Orange alert: Andhra among 3 states witnessing 'dangerously high temperatures'

Heatwave conditions exist when the maximum temperature is over 40°C on the plains, above 37°C on the coast, and above 30°C on the hills, and the departure from normal is between 4.5 and 6.4°C above the usual maximum

By Newsmeter Network  Published on  19 April 2023 5:21 AM GMT
Andhra Pradesh among 3 states witnessing dangerously high temperatures

Hyderabad: Weather department issued an orange alert for dangerously high temperatures in West Bengal, Bihar, and Andhra Pradesh.

MeT has warned that heatwave conditions are likely to prevail in parts of Sikkim, Jharkhand, Odisha, and Uttar Pradesh.

MeT said summer would be hotter than usual across the country. However, a western disturbance will bring thunderstorms to Jammu and Kashmir, Himachal Pradesh, and Punjab, according to the India Meteorological Department's forecast.

Monday and Tuesday saw heatwave-like conditions in Punjab and Haryana.

An amber heatwave signal indicates high temperatures with an elevated risk of heat sickness in persons who are either exposed to the sun for an extended amount of time or undertaking heavy activities. The warnings came a day after 13 people died while sitting in the open for many hours at a Maharashtra government function.

During extreme heat, vulnerable persons, such as babies, the elderly, and those suffering from chronic ailments, are more prone to risks. To stay hydrated, IMD recommends drinking plenty of water (even if you're not thirsty), drinking ORS (oral rehydration solutions or electrolyte replenishments), or making comparable homemade beverages.

"When winds blow from the east or the direction of the Bay of Bengal, clouding occurs at times, lowering temperatures over the eastern states. However, hot, dry winds from the northwest are blowing across east India, which has more humidity due to its position. As a result, residents in the eastern states must adopt proper heat avoidance measures," said M Mohapatra, director general of IMD.

Humidity, not temperature, makes the heat wave conditions so extreme, according to Mohapatra. "Even though maximum temperatures in coastal states are similar to those in northern states such as Uttar Pradesh or other parts of northwest India, humidity is relatively high." This is why we're also offering humidity projections for this season," Mohapatra noted.

Humidity hinders people's capacity to cool down since perspiration does not evaporate as rapidly when the air is damp. Such temperatures are frequently referred to as high wet bulb temperatures. IMD does not provide wet bulb temperatures.

"Temperatures in east India are very high, but humidity is still relatively low compared to June and July, and winds are from the northwest. However, the current relative humidity levels might cause discomfort and heat stress. When winds arrive from the east and temperatures are comparable, they can be severe or lethal," said Mahesh Palawat, vice president of climate and meteorology at Skymet Weather.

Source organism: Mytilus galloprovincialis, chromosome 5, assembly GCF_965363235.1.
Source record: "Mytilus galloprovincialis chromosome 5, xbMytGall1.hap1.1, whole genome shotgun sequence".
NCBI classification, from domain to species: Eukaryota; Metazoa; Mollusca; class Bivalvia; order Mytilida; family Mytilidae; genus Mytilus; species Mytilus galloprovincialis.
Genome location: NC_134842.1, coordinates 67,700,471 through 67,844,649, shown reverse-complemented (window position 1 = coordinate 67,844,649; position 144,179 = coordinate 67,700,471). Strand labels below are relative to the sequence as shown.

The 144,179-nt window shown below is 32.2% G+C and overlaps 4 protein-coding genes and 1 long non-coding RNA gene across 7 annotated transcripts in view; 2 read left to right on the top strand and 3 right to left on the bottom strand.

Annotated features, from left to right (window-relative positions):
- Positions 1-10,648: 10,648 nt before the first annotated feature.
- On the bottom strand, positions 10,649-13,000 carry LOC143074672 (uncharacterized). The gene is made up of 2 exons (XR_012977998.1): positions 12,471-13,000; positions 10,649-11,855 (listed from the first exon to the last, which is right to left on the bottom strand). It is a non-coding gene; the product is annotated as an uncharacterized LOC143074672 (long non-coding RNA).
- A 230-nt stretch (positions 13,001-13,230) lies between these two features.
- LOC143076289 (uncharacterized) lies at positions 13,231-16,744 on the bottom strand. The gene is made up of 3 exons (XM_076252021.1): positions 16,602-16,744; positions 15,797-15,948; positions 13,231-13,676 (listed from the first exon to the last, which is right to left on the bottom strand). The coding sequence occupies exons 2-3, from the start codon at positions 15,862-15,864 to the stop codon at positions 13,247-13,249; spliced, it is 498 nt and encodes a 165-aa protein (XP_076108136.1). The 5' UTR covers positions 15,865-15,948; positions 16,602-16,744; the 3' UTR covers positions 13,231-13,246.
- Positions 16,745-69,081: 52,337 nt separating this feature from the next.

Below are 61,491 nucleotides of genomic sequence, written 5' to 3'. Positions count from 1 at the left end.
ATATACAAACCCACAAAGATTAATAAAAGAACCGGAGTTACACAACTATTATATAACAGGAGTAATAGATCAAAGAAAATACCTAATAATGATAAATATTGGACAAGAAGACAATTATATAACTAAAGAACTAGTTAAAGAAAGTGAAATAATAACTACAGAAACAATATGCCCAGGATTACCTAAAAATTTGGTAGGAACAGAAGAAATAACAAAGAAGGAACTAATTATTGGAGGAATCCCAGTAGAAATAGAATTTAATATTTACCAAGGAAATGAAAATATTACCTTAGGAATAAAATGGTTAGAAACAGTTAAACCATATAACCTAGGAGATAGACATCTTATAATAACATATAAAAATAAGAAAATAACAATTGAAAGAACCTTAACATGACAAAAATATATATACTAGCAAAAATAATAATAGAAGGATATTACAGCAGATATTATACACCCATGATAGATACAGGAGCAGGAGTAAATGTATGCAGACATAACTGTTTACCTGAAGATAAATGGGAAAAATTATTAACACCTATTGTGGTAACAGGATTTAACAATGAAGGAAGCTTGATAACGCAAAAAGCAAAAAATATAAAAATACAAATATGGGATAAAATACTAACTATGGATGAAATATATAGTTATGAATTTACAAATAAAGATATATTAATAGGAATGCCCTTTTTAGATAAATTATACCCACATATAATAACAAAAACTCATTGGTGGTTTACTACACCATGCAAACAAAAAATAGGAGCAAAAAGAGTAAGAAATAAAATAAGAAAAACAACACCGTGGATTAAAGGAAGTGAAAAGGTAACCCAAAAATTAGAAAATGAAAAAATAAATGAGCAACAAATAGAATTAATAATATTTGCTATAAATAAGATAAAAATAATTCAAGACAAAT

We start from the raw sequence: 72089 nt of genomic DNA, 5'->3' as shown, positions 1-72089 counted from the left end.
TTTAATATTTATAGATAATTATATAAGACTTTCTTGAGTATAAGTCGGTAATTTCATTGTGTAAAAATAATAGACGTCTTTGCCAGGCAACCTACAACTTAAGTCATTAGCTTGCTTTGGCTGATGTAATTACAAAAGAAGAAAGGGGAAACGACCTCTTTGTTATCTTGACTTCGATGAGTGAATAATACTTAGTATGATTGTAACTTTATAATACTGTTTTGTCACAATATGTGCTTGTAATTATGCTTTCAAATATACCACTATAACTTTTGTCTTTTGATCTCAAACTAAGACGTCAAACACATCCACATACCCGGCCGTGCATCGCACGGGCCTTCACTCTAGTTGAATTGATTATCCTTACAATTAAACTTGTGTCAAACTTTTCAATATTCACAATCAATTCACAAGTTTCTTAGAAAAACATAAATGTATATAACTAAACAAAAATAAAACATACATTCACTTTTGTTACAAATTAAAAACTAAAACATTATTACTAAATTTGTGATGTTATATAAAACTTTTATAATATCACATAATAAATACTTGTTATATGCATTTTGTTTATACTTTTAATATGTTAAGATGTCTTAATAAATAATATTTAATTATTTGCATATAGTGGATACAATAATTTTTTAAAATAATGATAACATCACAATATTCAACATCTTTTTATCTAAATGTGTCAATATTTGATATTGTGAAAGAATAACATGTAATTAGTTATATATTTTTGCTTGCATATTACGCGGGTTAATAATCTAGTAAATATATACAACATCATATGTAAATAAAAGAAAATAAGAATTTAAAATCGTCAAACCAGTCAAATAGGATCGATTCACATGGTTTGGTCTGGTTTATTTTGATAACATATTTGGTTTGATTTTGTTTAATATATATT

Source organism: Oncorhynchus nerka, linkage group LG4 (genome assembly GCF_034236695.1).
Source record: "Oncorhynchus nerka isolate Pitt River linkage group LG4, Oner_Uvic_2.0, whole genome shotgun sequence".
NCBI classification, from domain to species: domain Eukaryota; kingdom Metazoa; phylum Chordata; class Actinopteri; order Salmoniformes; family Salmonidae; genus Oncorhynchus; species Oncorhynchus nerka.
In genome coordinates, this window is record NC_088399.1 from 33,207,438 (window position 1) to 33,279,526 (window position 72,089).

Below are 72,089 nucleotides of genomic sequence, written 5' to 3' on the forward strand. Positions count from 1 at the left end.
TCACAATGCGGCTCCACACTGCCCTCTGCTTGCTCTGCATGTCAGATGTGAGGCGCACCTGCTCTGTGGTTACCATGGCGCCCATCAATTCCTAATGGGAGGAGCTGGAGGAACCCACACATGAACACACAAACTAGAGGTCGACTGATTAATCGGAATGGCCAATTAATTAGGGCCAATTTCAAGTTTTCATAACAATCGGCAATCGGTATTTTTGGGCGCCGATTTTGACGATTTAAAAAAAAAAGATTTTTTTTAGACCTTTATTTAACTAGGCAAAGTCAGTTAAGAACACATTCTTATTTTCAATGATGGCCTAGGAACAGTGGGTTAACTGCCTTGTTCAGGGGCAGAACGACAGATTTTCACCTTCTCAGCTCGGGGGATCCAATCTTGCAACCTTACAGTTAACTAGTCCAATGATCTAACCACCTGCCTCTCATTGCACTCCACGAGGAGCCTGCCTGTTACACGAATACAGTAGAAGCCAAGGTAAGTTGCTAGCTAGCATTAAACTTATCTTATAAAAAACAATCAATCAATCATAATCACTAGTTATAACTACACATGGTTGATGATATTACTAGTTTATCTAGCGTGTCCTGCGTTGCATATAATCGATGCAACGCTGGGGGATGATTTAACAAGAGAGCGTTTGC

At 8.30 a.m, the highest temperature in Asansol was 43°C with a relative humidity of 47%; in Angul, the maximum temperature was 43.1°C with a relative humidity of 74%; and in Bolangir, the maximum temperature was 43°C with a relative humidity of 78%. At 8.30 a.m., Kolkata had a maximum temperature of 41.6°C and a relative humidity of 52%.

"These are high humidity levels, but they will have decreased when maximum temperatures are recorded, so they are still bearable," Palawat noted.

Even high-altitude places like Sikkim experienced heat waves.

Heatwave conditions exist when the maximum temperature is over 40°C on the plains, above 37°C on the coast, and above 30°C on the hills, and the departure from normal is between 4.5 and 6.4°C above the usual maximum. A heat wave is called on the second day if these circumstances persist for two consecutive days.

Experts also stated that this year's weather is unfolding in an unexpected manner that has become alarmingly regular. The shifts are abrupt, similar to how they did in 2022 when much of the country bypassed spring and went almost directly from winter to summer.

"There is a clear change in the weather pattern, with snow season extending till the first week of April and then a sudden increase in temperature by mid-April," said Sandeepan Mukherjee, a weather scientist at the GB Pant National Institute of Himalayan Environment and Sustainable Development in Almora, of how the trend has manifested in the Himalayan ranges.

Maximum temperatures in various places in east and northeast India were 3-5 degrees Celsius above average. For the previous six days, heat wave conditions have been observed in scattered areas over Gangetic West Bengal; coastal Andhra Pradesh for four days; and Bihar for three days.

The hottest regions in India in the previous two days were Telangana's Jayashankar Bhupalpalli district (44.6 degrees Celsius), Uttar Pradesh's Sultanpur (43.4 degrees Celsius), and Bihar's Supaul (42.4 degrees Celsius). Prayagraj, Jhansi, Kanpur, and Agra in Uttar Pradesh, Patna and East Champaran in Bihar, and Bathinda in Punjab all saw temperatures exceeding 40 degrees Celsius.

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